Sherri, glad to hear you’re home safe.

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  4. Jeff (the mild-mannered one) said on September 20, 2013 at 5:35 am

    I love that you like your job. And I like reading them! Or helping you find people for stories . . . 😉

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  5. David C. said on September 20, 2013 at 7:34 am

    I’m sure each drew his last dying breath firmly believing that he was the good guy with a gun stopping the bad guy with a gun. We’re going to see a lot more of this.

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  6. alex said on September 20, 2013 at 7:51 am

    SNL seldom makes me laugh anymore. The Onion? Snore. No one spoofs the Obamacare doomsayers better than they do by themselves. To their credit, at least they didn’t have Uncle Sam appearing in blackface.

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  7. beb said on September 20, 2013 at 8:06 am

    “The two samurai in the rain” throws me, and even isn’t a friend here. While I’m not sure either man deserved to die just for being a dick, the 13 people shoot in a Chicago park certainly didn’t deserve that.

    I’ve rarely upgraded software on anything and think “why didn’t I do this sooner?” It’s like every upgrade is a step away from perfect functionality. And don’t get me started on what Yahoo’s done to Flickr or their Yahoo Groups. The people who made those decisions need to be horsewhipped — with a very large horse!!!

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  8. Basset said on September 20, 2013 at 8:11 am

    Today is PARK(ing) Day, when parking spaces get turned into temporary parks… I’m on a street corner in downtown Nashville right now waiting for two trailer loads of plants and building materials to arrive, we’re covering three adjacent spots with turf, shrubbery, and a deck. Went over great last year, this’ll be fun.

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  9. alex said on September 20, 2013 at 8:13 am

    iOS7? I can’t even figure out how to use the one I have now. I’m paying out the wazoo for the privilege of having a phone that isn’t an embarrassment but I haven’t even begun to explore its capabilities and frankly don’t see myself ever having the time necessary to do so. The dumbing down of America isn’t happening in its disintegrating public schools. It’s happening where people are so entranced by vexatious devices that they’re incapable of paying half a mind to anything else.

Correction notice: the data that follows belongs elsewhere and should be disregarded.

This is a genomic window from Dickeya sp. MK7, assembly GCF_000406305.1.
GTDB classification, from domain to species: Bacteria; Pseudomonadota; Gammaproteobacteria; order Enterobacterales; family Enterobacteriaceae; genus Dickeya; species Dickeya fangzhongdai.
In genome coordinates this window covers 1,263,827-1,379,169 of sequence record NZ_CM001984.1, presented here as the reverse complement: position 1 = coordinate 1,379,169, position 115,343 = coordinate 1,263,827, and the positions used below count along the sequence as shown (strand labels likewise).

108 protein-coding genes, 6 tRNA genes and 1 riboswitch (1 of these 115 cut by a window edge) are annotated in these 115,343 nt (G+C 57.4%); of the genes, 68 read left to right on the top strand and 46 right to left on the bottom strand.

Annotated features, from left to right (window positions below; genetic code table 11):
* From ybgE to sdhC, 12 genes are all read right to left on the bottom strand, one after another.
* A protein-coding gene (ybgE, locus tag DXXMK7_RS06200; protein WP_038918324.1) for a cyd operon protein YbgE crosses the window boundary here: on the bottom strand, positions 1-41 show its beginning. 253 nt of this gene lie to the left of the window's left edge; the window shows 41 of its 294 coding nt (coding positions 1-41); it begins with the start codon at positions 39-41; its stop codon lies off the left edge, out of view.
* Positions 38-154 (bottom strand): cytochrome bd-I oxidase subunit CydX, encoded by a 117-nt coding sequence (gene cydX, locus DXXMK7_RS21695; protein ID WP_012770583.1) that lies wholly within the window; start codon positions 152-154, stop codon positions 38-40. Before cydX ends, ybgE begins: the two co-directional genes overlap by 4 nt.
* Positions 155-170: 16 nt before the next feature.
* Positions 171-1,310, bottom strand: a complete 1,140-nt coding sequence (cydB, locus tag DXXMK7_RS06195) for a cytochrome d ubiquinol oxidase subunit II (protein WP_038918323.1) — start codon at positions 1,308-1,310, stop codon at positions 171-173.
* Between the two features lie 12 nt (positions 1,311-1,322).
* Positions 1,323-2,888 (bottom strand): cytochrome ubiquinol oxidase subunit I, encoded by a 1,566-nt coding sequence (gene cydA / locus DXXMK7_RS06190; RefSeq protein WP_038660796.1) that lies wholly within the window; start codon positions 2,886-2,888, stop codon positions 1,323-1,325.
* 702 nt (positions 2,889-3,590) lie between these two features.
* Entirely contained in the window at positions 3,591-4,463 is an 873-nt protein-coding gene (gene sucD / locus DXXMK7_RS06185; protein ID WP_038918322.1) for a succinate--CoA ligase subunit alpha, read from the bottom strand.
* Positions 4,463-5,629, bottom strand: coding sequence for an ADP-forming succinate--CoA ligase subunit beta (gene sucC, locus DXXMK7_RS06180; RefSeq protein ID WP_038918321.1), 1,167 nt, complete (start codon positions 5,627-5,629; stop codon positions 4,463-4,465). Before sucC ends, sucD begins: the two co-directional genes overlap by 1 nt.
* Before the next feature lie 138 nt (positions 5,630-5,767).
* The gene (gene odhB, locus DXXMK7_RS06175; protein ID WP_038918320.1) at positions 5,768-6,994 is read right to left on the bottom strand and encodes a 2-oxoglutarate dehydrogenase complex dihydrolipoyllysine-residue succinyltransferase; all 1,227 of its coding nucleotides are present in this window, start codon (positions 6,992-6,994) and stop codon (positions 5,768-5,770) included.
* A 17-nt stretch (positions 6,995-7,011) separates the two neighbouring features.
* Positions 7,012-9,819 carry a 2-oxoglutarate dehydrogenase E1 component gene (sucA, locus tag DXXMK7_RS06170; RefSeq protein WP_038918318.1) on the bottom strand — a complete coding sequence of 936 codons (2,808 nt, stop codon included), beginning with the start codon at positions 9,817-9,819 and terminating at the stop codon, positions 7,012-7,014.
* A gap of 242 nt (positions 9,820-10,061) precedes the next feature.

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  10. coozledad said on September 20, 2013 at 9:24 am

    I’m surprised none of the phone people have gone retro and introduced a portable wallmount pushbutton in a shoulder bag. The 9×11 inch screen slides out of the side, it has a huge keypad, joysticks for games, and a cigarette lighter. Available in nicotine beige, avocado, and urnge.

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  11. coozledad said on September 20, 2013 at 9:45 am

    The Republican Obamacare ads seem to be drawn from the shallow well of pure projection, so when are they going to make one with a doctor fucking a horse?

    Or maybe they’ll go all high Republican concept and have a doctor presenting the Pope with the bill for the last supper.

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  12. brian stouder said on September 20, 2013 at 10:22 am

    Well, and as Rachel Maddow noted (with her usual incisive and bemused irritation), it is those self-same Obama-hating DEfundamentalist know-nothing folks, like ol’ McDonnell & the Cooch in Virginia, or that crock-o’-shit governor in Pennsylvania, or Indiana’s doofus Daniels – who INSIST on putting governmental intrusion directly into the bodies of women – and BILLING them for the medically unnecessary ultra-sound examinations to boot!

    But, we digress.

    If I can get in again, I have a more pleasant thing to post about

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  13. MichaelG said on September 20, 2013 at 10:55 am

    Fantastic, Deborah. I’m glad it came out well.

    Good to hear you had a happy trip, Sherri.

    Those idiots who shot each other occasion a real ‘I told you so’ moment.

    The guy next to me here at work just upgraded his phone with the new operating syst. He isn’t ecstatic. I guess I’ll do it but there’s no hurry.

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  14. MichaelG said on September 20, 2013 at 11:52 am

    Competency? What happened to competence? All kinds of words are being changed around. Is it the Republicans?

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  15. brian stouder said on September 20, 2013 at 12:12 pm